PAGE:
Bond contracts give holders of those bonds the right to partake legal actions when the provider of the bond fails to provide in contract terms such as promised payments. In the latter case of the bond issuer failing to make the promised bond payments, a default occurs.
In case of company liquidiation, the assets must be distibuted among the bondholders. This distribution is done following the seniority ranking. The seniority ranking creates priority among bondholders and impacts the fraction of promised payments received.
The value that the bondholder is entitled to in case of company liquidiation constitutes the bond principle and the remaining interest payments. Debt is a contract liability, meaning that debtholders have a higher priority that equity holders. However, hierarchy exists within these debt securities. The priority of claim is referred to as the seniority ranking of debt. We distinguish two types of debt securities:
- Secured debt: As debt securities are issues, assets are assured as collateral to some bondholders. Collateral are usually tangible assets that retain value in case of liquidation. The borrowing party can pledge these assets as collateral to be secured in case of default. The secured debt bondholders are the first in line to take possessions of these assets.
- Unsecured debt is not supported by collateral. As a result bondholders require higher coupon rates on that debt as the perceived risk of losing money is greater. Furthermore, there may be hierarchy between unsecured bonds. Unsecured debt with lower priority is referred to as subordinated debt. Moreover, subordinated debt may be classified, frequently distributed to senior and junior subordinated.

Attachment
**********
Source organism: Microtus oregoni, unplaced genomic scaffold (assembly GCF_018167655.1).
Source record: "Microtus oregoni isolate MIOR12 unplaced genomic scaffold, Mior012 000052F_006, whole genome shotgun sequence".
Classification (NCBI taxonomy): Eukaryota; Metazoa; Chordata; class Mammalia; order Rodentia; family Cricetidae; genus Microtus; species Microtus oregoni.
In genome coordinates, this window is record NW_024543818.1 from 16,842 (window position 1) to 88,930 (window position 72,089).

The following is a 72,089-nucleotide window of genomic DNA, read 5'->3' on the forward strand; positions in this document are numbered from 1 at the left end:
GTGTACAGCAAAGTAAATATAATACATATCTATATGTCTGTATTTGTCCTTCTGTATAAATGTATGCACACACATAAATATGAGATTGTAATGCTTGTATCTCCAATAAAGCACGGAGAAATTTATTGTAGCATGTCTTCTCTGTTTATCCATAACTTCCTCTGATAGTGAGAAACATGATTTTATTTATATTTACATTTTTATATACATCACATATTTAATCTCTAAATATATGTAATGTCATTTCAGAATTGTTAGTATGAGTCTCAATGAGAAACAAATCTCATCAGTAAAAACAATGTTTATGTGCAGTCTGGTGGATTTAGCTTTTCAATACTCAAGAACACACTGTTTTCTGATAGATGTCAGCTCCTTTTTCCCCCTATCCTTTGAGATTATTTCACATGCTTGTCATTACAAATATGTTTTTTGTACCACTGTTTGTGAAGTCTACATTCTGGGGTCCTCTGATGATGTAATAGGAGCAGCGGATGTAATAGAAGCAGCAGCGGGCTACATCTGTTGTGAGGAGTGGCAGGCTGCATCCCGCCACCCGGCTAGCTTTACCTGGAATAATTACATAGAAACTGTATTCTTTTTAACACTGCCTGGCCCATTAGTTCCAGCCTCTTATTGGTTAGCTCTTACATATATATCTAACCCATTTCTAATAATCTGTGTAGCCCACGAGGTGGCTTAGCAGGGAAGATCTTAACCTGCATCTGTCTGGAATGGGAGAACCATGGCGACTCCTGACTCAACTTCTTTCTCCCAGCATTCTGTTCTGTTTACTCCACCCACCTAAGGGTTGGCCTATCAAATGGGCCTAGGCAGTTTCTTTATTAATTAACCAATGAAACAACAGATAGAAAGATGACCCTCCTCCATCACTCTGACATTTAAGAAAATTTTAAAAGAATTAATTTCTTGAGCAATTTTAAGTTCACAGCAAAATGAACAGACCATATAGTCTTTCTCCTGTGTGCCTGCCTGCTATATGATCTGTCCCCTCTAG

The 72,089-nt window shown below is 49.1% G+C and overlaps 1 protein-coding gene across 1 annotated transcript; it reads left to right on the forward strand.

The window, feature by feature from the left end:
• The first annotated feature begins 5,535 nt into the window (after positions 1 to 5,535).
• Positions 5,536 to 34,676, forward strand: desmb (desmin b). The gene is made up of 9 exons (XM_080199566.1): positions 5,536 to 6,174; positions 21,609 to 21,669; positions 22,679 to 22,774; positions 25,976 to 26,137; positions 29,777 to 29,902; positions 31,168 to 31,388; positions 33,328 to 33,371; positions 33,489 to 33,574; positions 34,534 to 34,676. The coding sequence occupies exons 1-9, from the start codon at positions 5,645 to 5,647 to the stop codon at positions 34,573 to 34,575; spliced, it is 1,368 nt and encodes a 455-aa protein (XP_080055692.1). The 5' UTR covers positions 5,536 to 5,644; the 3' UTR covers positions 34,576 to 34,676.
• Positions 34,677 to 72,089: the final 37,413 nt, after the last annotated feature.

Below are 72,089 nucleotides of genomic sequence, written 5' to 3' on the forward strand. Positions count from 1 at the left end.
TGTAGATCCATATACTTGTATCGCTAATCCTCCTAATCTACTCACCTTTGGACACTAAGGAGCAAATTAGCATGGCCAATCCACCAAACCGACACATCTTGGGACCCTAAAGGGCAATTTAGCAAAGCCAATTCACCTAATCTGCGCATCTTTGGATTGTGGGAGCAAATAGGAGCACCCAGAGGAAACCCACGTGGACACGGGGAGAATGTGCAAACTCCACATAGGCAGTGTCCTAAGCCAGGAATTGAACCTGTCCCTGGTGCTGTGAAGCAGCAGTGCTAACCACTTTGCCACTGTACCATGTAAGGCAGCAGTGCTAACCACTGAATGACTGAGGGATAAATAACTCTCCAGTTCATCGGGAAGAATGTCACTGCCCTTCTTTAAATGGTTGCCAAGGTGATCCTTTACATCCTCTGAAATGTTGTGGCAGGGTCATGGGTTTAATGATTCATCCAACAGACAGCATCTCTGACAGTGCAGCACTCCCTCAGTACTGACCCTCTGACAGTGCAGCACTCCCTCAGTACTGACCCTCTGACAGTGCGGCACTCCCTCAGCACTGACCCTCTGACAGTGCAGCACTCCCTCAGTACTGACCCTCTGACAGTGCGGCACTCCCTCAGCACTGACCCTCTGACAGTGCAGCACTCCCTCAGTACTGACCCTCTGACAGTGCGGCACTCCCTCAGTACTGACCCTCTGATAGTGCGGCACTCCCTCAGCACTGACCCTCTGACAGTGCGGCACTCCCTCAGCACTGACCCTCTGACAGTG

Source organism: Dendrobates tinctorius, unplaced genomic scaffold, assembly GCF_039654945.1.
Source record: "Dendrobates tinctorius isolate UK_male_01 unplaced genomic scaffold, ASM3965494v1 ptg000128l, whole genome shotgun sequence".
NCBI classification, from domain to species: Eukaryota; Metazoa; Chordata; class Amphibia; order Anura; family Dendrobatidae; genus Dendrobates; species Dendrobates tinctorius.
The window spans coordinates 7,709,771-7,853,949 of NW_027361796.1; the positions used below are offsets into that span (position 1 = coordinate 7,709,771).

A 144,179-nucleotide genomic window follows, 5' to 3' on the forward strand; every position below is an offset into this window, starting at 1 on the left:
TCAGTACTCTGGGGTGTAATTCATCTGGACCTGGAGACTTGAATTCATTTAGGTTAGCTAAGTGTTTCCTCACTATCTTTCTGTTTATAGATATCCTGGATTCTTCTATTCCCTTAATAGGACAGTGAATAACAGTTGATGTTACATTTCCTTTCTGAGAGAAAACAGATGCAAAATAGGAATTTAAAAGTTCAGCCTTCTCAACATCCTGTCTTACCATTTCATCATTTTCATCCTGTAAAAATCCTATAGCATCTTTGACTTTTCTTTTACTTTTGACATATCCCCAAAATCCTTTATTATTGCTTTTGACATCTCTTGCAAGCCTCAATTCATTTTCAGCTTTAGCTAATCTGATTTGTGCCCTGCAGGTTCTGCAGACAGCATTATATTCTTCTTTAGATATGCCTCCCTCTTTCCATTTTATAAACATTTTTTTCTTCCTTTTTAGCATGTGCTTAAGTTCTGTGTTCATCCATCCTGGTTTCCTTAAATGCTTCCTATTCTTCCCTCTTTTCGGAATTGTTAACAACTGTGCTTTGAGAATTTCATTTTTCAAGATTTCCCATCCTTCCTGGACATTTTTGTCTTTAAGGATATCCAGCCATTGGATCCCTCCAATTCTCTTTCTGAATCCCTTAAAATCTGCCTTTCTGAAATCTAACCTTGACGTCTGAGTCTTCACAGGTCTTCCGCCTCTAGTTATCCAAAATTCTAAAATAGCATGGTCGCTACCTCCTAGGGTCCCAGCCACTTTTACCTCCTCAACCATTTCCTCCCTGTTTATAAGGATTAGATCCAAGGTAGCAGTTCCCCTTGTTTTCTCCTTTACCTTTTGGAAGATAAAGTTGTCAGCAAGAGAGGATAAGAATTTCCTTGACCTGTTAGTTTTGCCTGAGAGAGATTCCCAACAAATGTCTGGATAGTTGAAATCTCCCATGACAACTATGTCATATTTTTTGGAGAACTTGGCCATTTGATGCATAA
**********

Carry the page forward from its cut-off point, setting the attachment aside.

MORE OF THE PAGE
In conclusion, collateral reduces risk for bondholders in the event of liquidation of the borrowing party. Pledged assets can be secured in differing priorities per the seniority ranking of debt, creating a hierarchy of risk for the bondholders.
Why do companies issue debt with different rankings?
Companies issue debt with different rankings for several reasons. One is cost considerations. Typically, secured debt has a lower cost for the firm issuing it as the credit risk is lower.
Furthermore, debt is less expensive than equity from the borrowers viewpoint. The cost of issuing debt may initially be higher than the cost of equity. On the other hand, it is generally less restrictive in the long term.
Finally, investors invest in subordinated debt as it allows them to generate high yields on their investment to compensate the increased risk level.